Keith Jobey has a lot to be proud of. My mate from Leicester (via the North East) has been touting LIFE for as long as I’ve known him. I think I saw this fine band from Hull a few years ago at a festival and saw little special yet Keith bought the T-shirt. I was wrong and he was right.
In an altogether odd turn of events, I’m now standing in the back room of the iconic Marathon kebabs on Chalk Farm Road. LIFE are about to play a press show in advance of their second album release. And Keith should be here. But he’s not. I message him on Facebook to say that I’m having a lovely time. I’m a cunt like that.
My initial aversion is long gone. Any lingering doubts were put to bed in Brighton this year at the Alternative escape. LIFE’s late night Sunday night set up at the out-of-town Admiral will surely go down as a thing of music folklore in years to come. And I was there. As was Keith. I wrote about it here.
This room is exciting.
Marathon Kebabs is a venue steeped in popular culture history. The staff are ace and the kebabs fab. It’s an early show but I still eat the meat; my taste buds are confused by having such delicacy before midnight when sober. Once the late-night haunt of all manner of decadence, it’s a calmer space these days. But not necessarily right now.
The back room at Marathon Kebabs has a crazy artex ceiling whipped up like upside-down gooey yet solid meringue. You fear that Mez, LIFE’s energetic frontman might do himself a serious injury as he jumps ever closer to the white spikes. He climbs onto chairs and benches, throws himself totally into it but ultimately avoids any danger. Promoting the album, A Picture Of Good Health, has only just begun and it’d be foolish to incapacitate yourself so immediately.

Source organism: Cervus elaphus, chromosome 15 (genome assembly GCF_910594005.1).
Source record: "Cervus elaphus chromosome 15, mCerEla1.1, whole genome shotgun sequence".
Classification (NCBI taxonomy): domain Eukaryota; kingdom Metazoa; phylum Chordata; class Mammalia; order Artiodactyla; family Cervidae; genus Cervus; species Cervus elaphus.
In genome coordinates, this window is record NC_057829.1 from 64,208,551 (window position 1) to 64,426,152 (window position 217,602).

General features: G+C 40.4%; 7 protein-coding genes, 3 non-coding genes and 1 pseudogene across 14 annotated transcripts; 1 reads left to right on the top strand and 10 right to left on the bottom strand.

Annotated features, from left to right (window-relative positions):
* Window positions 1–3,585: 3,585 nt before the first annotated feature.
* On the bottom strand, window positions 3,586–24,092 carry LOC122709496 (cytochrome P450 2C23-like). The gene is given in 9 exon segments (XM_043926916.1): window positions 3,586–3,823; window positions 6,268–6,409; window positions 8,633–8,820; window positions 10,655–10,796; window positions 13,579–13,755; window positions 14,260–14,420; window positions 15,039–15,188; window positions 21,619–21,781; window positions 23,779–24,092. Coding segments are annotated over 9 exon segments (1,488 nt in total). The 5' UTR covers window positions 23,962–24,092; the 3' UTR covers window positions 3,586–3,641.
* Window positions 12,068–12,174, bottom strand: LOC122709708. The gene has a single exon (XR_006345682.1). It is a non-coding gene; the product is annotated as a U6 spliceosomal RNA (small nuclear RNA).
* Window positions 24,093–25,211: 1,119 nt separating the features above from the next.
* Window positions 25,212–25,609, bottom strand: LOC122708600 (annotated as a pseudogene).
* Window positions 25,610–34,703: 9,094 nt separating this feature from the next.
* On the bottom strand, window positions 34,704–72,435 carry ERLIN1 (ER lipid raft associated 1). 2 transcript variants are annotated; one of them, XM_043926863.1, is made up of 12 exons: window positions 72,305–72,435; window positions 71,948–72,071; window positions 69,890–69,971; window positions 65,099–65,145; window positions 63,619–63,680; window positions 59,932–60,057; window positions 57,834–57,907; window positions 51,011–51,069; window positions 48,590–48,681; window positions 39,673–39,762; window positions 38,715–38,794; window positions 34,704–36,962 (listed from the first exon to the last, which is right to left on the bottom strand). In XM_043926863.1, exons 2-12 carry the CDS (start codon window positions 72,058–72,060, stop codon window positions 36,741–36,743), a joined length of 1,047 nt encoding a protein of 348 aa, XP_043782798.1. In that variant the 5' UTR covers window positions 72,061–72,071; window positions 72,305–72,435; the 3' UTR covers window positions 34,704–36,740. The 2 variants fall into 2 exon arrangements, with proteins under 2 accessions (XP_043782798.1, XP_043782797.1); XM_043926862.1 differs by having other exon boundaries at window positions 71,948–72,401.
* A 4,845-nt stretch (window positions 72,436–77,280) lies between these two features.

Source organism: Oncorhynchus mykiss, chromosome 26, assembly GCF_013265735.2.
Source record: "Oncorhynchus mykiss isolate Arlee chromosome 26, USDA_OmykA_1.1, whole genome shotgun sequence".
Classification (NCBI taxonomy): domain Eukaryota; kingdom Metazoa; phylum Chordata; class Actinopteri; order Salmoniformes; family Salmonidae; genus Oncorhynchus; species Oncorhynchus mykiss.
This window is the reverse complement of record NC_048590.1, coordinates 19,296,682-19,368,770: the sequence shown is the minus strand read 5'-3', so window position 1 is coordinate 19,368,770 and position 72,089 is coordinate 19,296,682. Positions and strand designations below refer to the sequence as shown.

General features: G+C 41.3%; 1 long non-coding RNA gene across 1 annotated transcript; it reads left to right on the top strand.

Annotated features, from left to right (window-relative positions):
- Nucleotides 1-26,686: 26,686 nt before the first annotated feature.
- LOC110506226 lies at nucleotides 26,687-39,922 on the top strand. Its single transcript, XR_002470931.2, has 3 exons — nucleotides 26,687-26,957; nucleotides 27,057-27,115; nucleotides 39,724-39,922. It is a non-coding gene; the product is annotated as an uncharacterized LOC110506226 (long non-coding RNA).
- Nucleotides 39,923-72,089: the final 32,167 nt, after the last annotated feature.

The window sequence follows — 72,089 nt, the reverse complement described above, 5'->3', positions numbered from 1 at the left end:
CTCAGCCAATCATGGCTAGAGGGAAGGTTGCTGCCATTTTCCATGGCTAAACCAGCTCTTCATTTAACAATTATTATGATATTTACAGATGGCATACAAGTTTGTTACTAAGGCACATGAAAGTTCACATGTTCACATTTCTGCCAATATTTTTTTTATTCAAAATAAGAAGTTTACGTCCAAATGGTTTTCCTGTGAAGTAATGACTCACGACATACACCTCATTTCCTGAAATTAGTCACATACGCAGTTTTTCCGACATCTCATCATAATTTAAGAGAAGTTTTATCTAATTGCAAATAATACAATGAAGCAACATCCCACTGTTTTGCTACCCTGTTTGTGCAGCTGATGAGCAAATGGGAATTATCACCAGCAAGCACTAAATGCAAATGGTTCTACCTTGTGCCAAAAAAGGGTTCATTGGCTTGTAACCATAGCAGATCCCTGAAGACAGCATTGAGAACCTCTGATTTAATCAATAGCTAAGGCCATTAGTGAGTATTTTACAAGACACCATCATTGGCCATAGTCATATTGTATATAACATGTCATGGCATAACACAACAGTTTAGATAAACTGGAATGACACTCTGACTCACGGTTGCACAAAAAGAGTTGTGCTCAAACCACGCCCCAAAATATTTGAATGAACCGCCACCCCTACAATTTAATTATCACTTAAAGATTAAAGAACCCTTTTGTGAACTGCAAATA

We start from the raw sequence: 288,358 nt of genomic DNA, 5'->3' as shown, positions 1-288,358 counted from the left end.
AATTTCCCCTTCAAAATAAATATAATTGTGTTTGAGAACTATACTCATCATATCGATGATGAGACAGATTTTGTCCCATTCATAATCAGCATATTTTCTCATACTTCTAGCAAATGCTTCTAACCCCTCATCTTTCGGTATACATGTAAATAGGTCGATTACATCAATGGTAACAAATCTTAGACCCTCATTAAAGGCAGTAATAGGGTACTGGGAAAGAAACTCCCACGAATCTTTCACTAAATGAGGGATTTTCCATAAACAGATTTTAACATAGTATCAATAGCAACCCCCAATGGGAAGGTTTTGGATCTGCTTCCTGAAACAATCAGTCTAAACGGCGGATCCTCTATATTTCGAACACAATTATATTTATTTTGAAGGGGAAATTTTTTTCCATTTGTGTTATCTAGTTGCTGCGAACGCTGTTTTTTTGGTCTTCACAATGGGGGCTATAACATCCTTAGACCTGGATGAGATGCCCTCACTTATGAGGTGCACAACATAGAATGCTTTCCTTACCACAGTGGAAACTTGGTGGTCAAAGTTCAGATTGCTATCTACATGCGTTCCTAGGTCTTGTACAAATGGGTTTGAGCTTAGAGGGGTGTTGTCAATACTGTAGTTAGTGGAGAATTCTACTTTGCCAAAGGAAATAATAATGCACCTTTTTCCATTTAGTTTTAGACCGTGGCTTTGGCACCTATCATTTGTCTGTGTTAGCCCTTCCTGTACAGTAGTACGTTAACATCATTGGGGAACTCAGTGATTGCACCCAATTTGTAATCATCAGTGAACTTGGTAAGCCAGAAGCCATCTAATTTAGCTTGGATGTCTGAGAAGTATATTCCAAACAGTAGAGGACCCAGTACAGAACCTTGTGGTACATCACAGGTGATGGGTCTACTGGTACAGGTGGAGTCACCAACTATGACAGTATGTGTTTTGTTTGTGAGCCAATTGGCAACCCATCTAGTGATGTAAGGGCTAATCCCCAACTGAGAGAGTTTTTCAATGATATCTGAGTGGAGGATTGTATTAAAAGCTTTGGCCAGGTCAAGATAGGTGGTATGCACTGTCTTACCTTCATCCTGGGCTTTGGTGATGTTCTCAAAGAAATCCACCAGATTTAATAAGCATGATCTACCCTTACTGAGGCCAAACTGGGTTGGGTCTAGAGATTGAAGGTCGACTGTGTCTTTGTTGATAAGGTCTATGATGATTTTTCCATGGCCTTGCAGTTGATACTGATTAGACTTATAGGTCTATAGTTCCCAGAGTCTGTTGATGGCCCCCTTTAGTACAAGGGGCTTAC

And what an album it sounds like it’s going to be. The whirlwind tour through most of the tracks that we get tonight suggest that the band continue to develop both sonically and lyrically. Lydia’s pumping bass lines move things along with pace whilst Mez’s gnarly charm whilst singing is a wonder to behold. They’re embracing the personal and the political now; ‘Half Pint Fatherhood’ and current single ‘Bum Hour’ both draw attention to the plight and delight of being a single parent in Hull. Both are stand-out moments of the gig.
There’s no stage at Marathon kebabs but that seems to suit LIFE just fine. They’d only break that fourth wall from the off anyway. This is a band that delights in community and interaction. They’re in your face and in the crowd so much that there are no boundaries. And it’s this, alongside the fact that the songs are bloody good that makes you want to see LIFE succeed.
The gig ends as quickly as it began. The four from Hull have laid on their fodder in London. Sweat drips from the walls, the ceiling and from our brows. It’s been a sprint at Marathon. I text Keith a ‘Wish You Were Here’ and head to the pub.